Teaching Your Kids to Care: Part 3

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I hope to give a vision through these posts that learning to invest in the lives of others isn’t a complicated, difficult task. Families with little ones can be a part of ministering to others. This post will give you ideas if you are a family with only little people. Next time, I’ll talk about things families with older kids can undertake.

Learning by example is a powerful way to learn. As you take your little ones by the hand and seek to be a blessing to those around you, believe me, those little people are taking it all in. I raised 14 kids. I understand your time is limited. Some things you just have to say “NO” to and wait for a different season of life, but teaching kids to be servant-hearted is something that shouldn’t wait. It’s what you’re supposed to be doing and it’s SO much more important than teaching reading, writing, and arithmetic. It’s foundational.

Continue reading Teaching Your Kids to Care: Part 3

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Teaching Your Kids to Care: Part 2

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Miss Part 1 of this series? Read it here

Mark 12:30-31: ” And you shall love the Lord your God with all your heart, and with all your soul, and with all your mind, and with all your strength.’ The second is this, ‘You shall love your neighbor as yourself.’ There is no other commandment greater than these.”

We want to raise our kids to be kids of character. That means more than just mentally knowing what character is.  Sure, that’s the first step in training your kids. They can’t take steps to implement it if they’re unaware of it. After they’ve learned that though, it’s important to take action. How do we do it? When do we do it? How do we find needs?

First of all, look around you. Look at your neighbors. Look at your church members. Look at your acquaintances. Those are the people God has put in your sphere of influence. Begin listening to them. It can almost be like a treasure hunt to see who can be attentive/alert and find needs that others have.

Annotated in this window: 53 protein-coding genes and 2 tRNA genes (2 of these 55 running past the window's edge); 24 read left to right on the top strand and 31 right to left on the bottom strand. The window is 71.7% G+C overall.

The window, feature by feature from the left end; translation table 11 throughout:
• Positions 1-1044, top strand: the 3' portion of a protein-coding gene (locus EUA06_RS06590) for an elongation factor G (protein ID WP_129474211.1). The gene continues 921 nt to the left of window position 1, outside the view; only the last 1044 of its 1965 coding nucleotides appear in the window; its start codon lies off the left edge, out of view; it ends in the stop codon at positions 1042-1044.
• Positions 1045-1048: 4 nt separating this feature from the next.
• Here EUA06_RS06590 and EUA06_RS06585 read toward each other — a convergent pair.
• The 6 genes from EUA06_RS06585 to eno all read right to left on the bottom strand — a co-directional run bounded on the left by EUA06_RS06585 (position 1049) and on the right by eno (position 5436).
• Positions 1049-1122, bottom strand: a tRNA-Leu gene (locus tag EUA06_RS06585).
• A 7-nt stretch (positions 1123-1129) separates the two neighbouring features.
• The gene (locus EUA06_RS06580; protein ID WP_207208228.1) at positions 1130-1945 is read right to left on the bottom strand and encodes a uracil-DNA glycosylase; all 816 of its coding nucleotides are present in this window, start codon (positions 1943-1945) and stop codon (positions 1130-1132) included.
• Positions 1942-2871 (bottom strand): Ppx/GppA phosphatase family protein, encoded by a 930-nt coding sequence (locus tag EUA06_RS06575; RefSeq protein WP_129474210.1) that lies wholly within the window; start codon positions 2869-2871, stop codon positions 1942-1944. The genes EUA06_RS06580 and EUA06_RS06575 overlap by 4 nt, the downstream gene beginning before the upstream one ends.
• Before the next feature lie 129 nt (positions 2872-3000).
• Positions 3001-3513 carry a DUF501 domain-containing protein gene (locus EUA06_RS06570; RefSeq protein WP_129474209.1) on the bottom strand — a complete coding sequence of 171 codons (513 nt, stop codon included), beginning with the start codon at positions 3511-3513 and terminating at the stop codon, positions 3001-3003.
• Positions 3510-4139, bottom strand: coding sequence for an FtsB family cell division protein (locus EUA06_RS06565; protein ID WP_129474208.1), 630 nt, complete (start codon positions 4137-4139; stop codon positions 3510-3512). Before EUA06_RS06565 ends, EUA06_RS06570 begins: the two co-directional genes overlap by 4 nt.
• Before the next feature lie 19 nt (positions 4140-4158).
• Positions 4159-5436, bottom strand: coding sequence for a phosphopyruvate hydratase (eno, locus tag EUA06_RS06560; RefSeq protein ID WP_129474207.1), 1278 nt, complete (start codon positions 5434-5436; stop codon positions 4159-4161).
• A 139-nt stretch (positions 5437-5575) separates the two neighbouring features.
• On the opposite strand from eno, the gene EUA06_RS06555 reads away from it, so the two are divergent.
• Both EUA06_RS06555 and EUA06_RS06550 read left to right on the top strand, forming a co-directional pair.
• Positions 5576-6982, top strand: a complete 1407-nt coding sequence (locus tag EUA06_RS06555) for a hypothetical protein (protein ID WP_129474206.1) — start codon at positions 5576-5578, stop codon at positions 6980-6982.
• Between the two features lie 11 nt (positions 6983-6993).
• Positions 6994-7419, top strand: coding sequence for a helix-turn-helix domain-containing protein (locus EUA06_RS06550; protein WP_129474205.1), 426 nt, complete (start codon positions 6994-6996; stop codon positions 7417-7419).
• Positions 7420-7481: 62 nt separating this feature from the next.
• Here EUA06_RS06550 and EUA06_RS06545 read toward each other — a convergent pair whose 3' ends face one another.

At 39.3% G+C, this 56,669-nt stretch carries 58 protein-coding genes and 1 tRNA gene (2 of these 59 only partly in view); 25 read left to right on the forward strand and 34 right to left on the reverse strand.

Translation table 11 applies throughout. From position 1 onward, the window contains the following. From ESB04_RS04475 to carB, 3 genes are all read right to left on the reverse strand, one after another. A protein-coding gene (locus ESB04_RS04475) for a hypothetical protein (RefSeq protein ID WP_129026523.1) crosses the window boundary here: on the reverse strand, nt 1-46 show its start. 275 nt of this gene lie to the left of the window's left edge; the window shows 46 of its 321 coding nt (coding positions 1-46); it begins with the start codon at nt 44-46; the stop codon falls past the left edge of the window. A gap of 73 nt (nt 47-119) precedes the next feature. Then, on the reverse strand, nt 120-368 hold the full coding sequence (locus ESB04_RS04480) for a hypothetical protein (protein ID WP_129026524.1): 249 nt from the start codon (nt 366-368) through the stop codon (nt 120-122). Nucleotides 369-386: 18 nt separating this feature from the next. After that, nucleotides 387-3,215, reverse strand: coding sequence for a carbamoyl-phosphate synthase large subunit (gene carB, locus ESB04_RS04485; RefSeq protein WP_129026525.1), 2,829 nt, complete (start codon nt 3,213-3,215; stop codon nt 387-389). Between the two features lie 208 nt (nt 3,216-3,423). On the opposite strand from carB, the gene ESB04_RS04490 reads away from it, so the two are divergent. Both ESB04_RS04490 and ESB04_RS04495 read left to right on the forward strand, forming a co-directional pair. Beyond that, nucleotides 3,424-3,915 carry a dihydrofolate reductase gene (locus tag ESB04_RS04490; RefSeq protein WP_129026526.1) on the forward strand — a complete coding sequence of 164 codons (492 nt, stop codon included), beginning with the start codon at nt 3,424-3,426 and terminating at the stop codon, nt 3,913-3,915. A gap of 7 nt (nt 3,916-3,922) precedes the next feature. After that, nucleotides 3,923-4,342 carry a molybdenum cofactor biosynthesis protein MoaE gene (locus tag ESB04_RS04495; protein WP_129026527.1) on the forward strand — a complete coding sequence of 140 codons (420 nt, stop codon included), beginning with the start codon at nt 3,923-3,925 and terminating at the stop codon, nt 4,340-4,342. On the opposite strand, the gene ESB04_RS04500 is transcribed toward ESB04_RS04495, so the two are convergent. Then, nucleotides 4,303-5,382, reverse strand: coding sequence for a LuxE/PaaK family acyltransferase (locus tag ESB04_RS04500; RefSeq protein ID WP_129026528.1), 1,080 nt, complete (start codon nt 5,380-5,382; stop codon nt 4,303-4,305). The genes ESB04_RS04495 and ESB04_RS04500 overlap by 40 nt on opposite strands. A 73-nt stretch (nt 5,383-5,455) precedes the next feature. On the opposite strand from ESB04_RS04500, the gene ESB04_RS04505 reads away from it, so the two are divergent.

Continue reading Teaching Your Kids to Care: Part 2

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Teaching Your Kids to Care: Part 1

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It’s so easy, especially for homeschoolers, to inadvertently communicate to our kids that life is all about them. We’re looking for the perfect curriculum to meet their needs, engaging them in activities that they are passionate about, taking them on exciting outings, planning special parties and events and all that is good. We should be doing that, BUT, are we failing to instill in them a higher calling?

Why are we here? Why does God leave us on this earth after we get saved? Why not just take us to heaven then and there? What are we trying to equip them for? To get a good job? To be happy in life?

Continue reading Teaching Your Kids to Care: Part 1

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Part 3- I’m Done Homeschooling: “10 Things I Would Do Again”

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Last post I told you about 10 things I would do differently, right from the start of homeschooling my children if I had the opportunity to do it over again.

This time, I want to share with you these 10 things I would absolutely do over again- just maybe MORE so!

  1. Study my child to learn their passions, desires, what inspires them, what discourages them and teach accordingly. Plan what I see my child as needing to study, not some prescribed program.

I certainly didn’t start my homeschooling this way, but it wasn’t too long before it was clear to me that each child had unique strengths and compelling interests. It became a delight for me to see those passions develop and seek to provide them with tools, materials, animals sometimes to let them explore those areas of interest. I found that as one child passionately pursued their area of interest, we all learned and grew with them. From keeping rabbits, to building bookcases, to raising guppies, to being involved in civics, to photography, etc etc. our family learned right along with the one who was so interested in the topic.

  1. Listen to and ask for their input on how they learn best or which curriculum to choose

School Books

Some curriculum that worked well for most of my 14 kids, was horrible for some of the others. Kids think and process information differently. There isn’t a cookie cutter way to teach that fits everyone. I learned so much when I asked my kids who were struggling with a subject, how they could learn better, how I could teach better. It moved us more “out of the box” but it worked. Do what works. It doesn’t matter how they teach it in school! If your child is more invested in what curriculum he uses, he’ll try harder to learn.

  1. Let them explore their interests and passions